Essentialism: The Disciplined Pursuit of Less
This week’s W.O.W. is a book – Essentialism: The Disciplined Pursuit of Less by Greg McKeown.
His core message: Do less, but better. You can unlock quality and make your highest contribution toward the things that really matter by doing only what is essential.
He dubs this ‘Essentialism.’
In some ways this isn’t a new idea, and yet, I found myself underlining nuggets on every page:
- If you don’t prioritize your life, somebody else will.
- To embrace the essence of Essentialism requires we replace false assumptions with three core truths: “I choose to,” “Only a few things really matter,” and “I can do anything but not everything.”
- Once we accept the reality of trade-offs we stop asking, “How can I make it all work?” and start asking the more honest question “Which problem do I want to solve?”
- Essentialists spend as much time as possible exploring, listening, debating, questioning, and thinking… Almost everything is noise, and a very few things are exceptionally valuable. This is the justification for taking time to figure out what is most important.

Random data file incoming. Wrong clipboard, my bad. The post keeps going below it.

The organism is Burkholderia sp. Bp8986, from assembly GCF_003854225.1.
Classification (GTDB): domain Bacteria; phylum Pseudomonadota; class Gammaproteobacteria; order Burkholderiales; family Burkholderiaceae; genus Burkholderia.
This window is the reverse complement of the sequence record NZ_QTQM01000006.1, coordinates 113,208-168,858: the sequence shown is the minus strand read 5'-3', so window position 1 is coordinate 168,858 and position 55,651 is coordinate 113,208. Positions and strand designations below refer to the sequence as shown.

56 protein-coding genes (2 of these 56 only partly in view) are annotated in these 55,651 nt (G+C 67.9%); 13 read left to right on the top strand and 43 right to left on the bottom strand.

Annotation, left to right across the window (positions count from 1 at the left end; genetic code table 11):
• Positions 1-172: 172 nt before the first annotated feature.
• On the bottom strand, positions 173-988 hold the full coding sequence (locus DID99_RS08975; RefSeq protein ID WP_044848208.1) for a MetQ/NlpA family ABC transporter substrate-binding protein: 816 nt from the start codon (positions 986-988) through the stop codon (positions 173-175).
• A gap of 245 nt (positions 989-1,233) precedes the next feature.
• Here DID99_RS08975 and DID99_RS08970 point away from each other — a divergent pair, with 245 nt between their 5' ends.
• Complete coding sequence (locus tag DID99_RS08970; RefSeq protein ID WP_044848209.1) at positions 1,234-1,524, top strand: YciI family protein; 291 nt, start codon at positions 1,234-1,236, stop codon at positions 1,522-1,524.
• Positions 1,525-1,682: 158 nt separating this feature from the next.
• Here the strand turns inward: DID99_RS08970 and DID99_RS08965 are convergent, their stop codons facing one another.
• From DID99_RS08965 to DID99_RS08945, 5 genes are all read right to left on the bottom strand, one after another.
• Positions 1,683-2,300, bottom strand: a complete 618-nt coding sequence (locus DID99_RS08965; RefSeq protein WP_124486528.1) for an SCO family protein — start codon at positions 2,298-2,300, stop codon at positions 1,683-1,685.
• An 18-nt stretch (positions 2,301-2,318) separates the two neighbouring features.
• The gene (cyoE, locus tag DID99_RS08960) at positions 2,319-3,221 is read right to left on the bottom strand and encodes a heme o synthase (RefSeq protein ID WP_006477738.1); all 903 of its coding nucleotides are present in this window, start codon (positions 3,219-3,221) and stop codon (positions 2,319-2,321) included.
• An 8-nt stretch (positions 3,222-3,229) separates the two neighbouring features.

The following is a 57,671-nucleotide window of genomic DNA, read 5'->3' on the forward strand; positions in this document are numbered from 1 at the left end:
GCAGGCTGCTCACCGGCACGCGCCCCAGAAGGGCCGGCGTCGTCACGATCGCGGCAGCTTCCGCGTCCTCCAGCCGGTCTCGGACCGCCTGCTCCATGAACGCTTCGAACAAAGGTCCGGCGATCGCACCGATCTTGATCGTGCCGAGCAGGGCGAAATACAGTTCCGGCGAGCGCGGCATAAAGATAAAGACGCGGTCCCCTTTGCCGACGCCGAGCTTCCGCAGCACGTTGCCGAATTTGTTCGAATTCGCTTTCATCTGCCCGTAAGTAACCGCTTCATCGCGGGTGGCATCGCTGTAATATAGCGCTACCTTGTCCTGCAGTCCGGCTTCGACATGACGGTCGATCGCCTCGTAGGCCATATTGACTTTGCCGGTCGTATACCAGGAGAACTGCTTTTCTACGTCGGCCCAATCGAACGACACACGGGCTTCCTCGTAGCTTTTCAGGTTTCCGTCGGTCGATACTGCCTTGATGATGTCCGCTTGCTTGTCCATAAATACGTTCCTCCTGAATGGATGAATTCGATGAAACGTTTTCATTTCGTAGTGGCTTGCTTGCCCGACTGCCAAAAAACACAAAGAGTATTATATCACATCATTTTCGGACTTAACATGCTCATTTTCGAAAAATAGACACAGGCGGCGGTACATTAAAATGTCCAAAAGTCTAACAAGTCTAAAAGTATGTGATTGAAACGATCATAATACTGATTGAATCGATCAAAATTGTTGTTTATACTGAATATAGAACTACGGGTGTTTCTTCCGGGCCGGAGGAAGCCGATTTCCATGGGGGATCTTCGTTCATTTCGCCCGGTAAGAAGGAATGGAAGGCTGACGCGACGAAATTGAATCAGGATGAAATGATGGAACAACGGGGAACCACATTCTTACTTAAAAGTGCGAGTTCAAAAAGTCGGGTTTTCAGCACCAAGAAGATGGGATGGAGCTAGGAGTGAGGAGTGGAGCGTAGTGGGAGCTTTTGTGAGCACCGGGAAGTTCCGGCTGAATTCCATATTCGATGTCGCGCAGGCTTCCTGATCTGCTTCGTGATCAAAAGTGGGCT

This makes a lot of sense. Recent discoveries in neuroscience tell us that the decision-making function in our brains does not prioritize!
Essentialism is applicable to any human endeavor:
- Sales/Major Gifts. Spend more time with better prospects. Just Visit. Just Ask. The discipline of the Sales Process (e.g., strategy, predisposition, follow-up.) These are the essentials; almost everything else is noise and nonessential.
- Business Strategy and Management. I’m reminded of Steve Jobs and his 1997 return to Apple. Watch the first two minutes of this 1997 internal meeting when Jobs announces that he’s just slashed 70% of the product line! The focus is on saying no.
- Life. An Australian nurse named Bronnie Ware, who cared for people in the last twelve weeks of their lives, recorded their most often discussed regrets. At the top of the list: “I wish I’d had the courage to live a life true to myself, not the life others expected of me.” McKeown argues for LIFE DESIGN, “This requires, not just haphazardly saying no, but purposefully, deliberately, and strategically eliminating the nonessentials.”
I agree with McKeown’s notion that Essentialism is an idea whose time has come. We are in an age-of-noise. Discern. Focus. Do less. Have more IMPACT.